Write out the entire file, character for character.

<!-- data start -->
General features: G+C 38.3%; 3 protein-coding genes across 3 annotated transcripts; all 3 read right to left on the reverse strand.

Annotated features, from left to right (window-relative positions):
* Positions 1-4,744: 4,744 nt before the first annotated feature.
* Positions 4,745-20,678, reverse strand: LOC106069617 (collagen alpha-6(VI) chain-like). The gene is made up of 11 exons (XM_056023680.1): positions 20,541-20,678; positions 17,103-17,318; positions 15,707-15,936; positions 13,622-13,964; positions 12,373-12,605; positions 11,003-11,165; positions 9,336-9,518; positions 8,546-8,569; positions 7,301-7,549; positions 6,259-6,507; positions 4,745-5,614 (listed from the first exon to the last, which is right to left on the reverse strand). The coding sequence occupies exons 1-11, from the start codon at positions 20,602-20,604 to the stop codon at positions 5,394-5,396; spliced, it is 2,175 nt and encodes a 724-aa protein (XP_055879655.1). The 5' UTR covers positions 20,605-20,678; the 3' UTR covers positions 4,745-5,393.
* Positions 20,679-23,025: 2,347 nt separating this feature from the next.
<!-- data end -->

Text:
General features: G+C 38.3%; 3 protein-coding genes across 3 annotated transcripts; all 3 read right to left on the reverse strand.

Annotated features, from left to right (window-relative positions):
* Positions 1-4,744: 4,744 nt before the first annotated feature.
* Positions 4,745-20,678, reverse strand: LOC106069617 (collagen alpha-6(VI) chain-like). The gene is made up of 11 exons (XM_056023680.1): positions 20,541-20,678; positions 17,103-17,318; positions 15,707-15,936; positions 13,622-13,964; positions 12,373-12,605; positions 11,003-11,165; positions 9,336-9,518; positions 8,546-8,569; positions 7,301-7,549; positions 6,259-6,507; positions 4,745-5,614 (listed from the first exon to the last, which is right to left on the reverse strand). The coding sequence occupies exons 1-11, from the start codon at positions 20,602-20,604 to the stop codon at positions 5,394-5,396; spliced, it is 2,175 nt and encodes a 724-aa protein (XP_055879655.1). The 5' UTR covers positions 20,605-20,678; the 3' UTR covers positions 4,745-5,393.
* Positions 20,679-23,025: 2,347 nt separating this feature from the next.